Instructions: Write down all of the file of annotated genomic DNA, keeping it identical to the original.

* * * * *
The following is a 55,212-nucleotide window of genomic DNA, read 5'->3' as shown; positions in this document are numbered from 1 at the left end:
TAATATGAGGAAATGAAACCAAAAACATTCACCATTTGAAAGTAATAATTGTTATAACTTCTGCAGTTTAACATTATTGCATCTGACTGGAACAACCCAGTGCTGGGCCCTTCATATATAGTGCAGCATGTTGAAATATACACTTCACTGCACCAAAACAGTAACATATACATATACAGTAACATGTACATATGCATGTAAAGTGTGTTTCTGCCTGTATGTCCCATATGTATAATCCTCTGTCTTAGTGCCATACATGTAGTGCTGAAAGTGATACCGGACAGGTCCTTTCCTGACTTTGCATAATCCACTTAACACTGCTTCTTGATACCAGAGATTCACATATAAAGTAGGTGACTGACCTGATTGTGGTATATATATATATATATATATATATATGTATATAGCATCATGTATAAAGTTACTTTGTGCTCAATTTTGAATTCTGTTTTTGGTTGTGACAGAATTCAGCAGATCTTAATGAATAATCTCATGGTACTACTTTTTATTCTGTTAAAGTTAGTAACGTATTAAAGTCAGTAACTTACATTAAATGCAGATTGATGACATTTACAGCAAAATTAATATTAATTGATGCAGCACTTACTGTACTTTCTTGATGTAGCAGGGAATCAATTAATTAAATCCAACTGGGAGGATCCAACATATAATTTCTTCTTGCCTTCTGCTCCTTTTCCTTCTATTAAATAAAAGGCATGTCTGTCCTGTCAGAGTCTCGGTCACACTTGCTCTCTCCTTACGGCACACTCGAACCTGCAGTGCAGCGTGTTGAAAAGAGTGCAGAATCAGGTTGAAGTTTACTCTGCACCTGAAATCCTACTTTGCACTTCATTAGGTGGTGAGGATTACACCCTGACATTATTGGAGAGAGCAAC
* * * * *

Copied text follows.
The following is a 55,212-nucleotide window of genomic DNA, read 5'->3' as shown; positions in this document are numbered from 1 at the left end:
TAATATGAGGAAATGAAACCAAAAACATTCACCATTTGAAAGTAATAATTGTTATAACTTCTGCAGTTTAACATTATTGCATCTGACTGGAACAACCCAGTGCTGGGCCCTTCATATATAGTGCAGCATGTTGAAATATACACTTCACTGCACCAAAACAGTAACATATACATATACAGTAACATGTACATATGCATGTAAAGTGTGTTTCTGCCTGTATGTCCCATATGTATAATCCTCTGTCTTAGTGCCATACATGTAGTGCTGAAAGTGATACCGGACAGGTCCTTTCCTGACTTTGCATAATCCACTTAACACTGCTTCTTGATACCAGAGATTCACATATAAAGTAGGTGACTGACCTGATTGTGGTATATATATATATATATATATATATATGTATATAGCATCATGTATAAAGTTACTTTGTGCTCAATTTTGAATTCTGTTTTTGGTTGTGACAGAATTCAGCAGATCTTAATGAATAATCTCATGGTACTACTTTTTATTCTGTTAAAGTTAGTAACGTATTAAAGTCAGTAACTTACATTAAATGCAGATTGATGACATTTACAGCAAAATTAATATTAATTGATGCAGCACTTACTGTACTTTCTTGATGTAGCAGGGAATCAATTAATTAAATCCAACTGGGAGGATCCAACATATAATTTCTTCTTGCCTTCTGCTCCTTTTCCTTCTATTAAATAAAAGGCATGTCTGTCCTGTCAGAGTCTCGGTCACACTTGCTCTCTCCTTACGGCACACTCGAACCTGCAGTGCAGCGTGTTGAAAAGAGTGCAGAATCAGGTTGAAGTTTACTCTGCACCTGAAATCCTACTTTGCACTTCATTAGGTGGTGAGGATTACACCCTGACATTATTGGAGAGAGCAAC